WASHINGTON — The Bush campaign yanked one of its closing television advertisements Thursday after critics noticed that it contained a doctored photograph, with images of the same uniformed soldiers sprinkled repeatedly into a crowd to enhance the backdrop of a presidential speech.
A Bush campaign spokesman acknowledged the editing of an image in the 60-second Bush ad titled "Whatever It Takes."
The ad, launched Wednesday on national cable channels and posted on the Bush campaign website, shows an excerpt of President Bush's speech at the Republican National Convention.
In it, Bush expresses admiration for sacrifices made by military personnel and their families and promises to protect the nation.
In the 45th second, the ad shifts to an image of a sea of camouflage-clad military personnel who are apparently listening to the president speak at another rally.
As the image comes into focus over the course of about four seconds, a handful of faces of troops can be seen replicated in the crowd.
The visual duplication was pointed out by the left-leaning Web log www.dailykos.com.
The crowd shot, aides said, was taken from a rally at Ft. Drum, N.Y., home of the Army's 10th Mountain Division. Bush campaign spokesman Steve Schmidt said the president and his lectern obstructed part of the crowd in the lower left corner of the original photograph. So the ad makers erased Bush and filled in the empty space with replicated images of soldiers.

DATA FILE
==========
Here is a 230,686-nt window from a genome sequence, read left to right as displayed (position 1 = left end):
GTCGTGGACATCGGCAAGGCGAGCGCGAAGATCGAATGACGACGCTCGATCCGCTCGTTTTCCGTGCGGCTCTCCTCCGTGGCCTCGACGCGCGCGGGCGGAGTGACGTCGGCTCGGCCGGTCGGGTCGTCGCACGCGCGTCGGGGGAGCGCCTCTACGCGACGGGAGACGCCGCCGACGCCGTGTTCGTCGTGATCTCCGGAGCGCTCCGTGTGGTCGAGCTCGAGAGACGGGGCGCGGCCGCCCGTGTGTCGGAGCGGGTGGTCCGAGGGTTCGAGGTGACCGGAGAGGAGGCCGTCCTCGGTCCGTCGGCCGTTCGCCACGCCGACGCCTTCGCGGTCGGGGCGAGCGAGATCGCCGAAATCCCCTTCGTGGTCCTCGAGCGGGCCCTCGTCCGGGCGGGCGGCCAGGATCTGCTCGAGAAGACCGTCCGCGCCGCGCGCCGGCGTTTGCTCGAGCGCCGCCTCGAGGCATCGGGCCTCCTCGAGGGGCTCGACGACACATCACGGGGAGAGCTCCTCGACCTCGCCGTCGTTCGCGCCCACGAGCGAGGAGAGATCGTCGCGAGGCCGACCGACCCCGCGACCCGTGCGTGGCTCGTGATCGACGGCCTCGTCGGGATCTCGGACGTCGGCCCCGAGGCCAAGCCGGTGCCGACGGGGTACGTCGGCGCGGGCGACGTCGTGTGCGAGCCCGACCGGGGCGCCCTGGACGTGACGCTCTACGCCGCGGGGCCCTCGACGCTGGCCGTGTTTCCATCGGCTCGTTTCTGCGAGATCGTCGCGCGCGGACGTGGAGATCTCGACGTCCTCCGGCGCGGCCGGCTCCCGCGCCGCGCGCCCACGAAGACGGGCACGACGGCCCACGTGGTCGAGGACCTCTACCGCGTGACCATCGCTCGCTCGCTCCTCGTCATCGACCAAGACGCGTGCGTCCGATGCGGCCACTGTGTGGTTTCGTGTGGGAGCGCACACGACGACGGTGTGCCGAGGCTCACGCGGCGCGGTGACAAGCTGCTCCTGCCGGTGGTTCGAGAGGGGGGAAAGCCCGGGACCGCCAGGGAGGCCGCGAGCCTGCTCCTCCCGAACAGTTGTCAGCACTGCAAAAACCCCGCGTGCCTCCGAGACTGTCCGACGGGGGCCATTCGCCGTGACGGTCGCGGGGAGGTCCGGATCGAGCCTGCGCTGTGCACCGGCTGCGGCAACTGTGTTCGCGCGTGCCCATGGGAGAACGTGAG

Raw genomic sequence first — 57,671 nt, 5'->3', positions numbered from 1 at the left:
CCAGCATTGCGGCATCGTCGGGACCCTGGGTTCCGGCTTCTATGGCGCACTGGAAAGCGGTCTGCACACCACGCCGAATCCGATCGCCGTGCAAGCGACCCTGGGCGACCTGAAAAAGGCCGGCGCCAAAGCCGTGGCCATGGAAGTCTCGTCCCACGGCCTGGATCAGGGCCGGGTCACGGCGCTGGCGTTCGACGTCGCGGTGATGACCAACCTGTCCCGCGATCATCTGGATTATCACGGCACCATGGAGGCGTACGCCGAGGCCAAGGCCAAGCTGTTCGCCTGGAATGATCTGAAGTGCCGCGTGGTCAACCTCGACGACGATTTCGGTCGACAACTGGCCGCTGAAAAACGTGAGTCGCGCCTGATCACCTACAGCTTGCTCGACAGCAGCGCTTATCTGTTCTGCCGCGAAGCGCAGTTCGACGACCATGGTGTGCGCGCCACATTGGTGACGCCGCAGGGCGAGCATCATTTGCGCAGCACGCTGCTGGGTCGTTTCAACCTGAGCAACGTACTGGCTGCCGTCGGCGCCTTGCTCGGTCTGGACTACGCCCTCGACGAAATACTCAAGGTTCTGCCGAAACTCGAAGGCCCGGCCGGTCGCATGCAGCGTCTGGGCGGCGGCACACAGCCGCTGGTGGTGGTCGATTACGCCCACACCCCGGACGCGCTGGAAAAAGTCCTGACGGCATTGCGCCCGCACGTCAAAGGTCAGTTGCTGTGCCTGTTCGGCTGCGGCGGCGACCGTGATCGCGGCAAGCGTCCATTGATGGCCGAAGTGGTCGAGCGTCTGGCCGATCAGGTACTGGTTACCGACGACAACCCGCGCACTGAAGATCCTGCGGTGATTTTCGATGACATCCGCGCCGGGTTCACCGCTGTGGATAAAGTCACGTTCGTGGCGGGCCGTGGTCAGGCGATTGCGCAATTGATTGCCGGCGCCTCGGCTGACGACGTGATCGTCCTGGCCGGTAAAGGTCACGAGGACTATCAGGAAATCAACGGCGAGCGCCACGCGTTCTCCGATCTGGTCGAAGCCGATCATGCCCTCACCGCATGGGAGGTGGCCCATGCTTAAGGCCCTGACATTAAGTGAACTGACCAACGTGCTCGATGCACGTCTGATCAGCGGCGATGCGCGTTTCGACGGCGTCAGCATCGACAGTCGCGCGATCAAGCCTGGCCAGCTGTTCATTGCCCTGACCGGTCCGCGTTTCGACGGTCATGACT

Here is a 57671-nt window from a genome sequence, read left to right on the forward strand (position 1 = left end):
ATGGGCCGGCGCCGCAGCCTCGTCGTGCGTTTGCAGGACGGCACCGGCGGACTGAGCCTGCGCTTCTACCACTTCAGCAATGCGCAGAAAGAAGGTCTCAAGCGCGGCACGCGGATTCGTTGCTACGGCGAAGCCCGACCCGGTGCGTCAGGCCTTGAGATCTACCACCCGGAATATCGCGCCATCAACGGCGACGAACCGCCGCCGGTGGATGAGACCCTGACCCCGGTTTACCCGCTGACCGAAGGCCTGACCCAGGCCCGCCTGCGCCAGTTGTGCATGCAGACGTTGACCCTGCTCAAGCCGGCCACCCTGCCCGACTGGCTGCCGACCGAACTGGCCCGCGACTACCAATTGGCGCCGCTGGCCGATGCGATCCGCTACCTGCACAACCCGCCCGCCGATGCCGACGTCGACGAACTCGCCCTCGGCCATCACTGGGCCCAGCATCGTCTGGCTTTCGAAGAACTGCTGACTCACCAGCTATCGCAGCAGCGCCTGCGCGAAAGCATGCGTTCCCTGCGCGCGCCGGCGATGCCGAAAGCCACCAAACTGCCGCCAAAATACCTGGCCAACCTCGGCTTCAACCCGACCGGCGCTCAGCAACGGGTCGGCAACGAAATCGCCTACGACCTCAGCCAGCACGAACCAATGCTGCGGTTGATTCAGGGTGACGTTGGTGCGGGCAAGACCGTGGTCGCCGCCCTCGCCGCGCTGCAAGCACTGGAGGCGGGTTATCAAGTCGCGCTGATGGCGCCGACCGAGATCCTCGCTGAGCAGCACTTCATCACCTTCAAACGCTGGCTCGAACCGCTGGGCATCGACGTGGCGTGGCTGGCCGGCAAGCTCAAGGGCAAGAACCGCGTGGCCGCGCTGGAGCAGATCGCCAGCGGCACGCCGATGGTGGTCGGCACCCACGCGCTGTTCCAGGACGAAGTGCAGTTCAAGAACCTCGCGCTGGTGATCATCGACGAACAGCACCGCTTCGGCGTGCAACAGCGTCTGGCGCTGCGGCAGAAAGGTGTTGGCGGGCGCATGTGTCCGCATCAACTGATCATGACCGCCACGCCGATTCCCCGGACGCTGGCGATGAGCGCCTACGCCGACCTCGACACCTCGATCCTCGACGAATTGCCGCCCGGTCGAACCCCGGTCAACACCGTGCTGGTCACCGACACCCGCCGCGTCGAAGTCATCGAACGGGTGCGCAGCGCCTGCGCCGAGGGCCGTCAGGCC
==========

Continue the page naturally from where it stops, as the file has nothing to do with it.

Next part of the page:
"What the photo shows is the president speaking to U.S. military forces -- American soldiers," Schmidt said. "The soldiers are all real."
He said the ad would be pulled and a retooled version distributed this week. The ad was one of Bush's final TV appeals to voters before Tuesday's election.
Democratic Sen. John F. Kerry's campaign ridiculed the doctored photo.
"Now we know why this ad is named 'Whatever it Takes,' " said Kerry campaign advisor Joe Lockhart. "This administration has always had a problem telling the truth, from Iraq to jobs to healthcare.... If they won't tell the truth in an ad, they won't tell the truth about anything else."
Times staff writer Edwin Chen contributed to this report.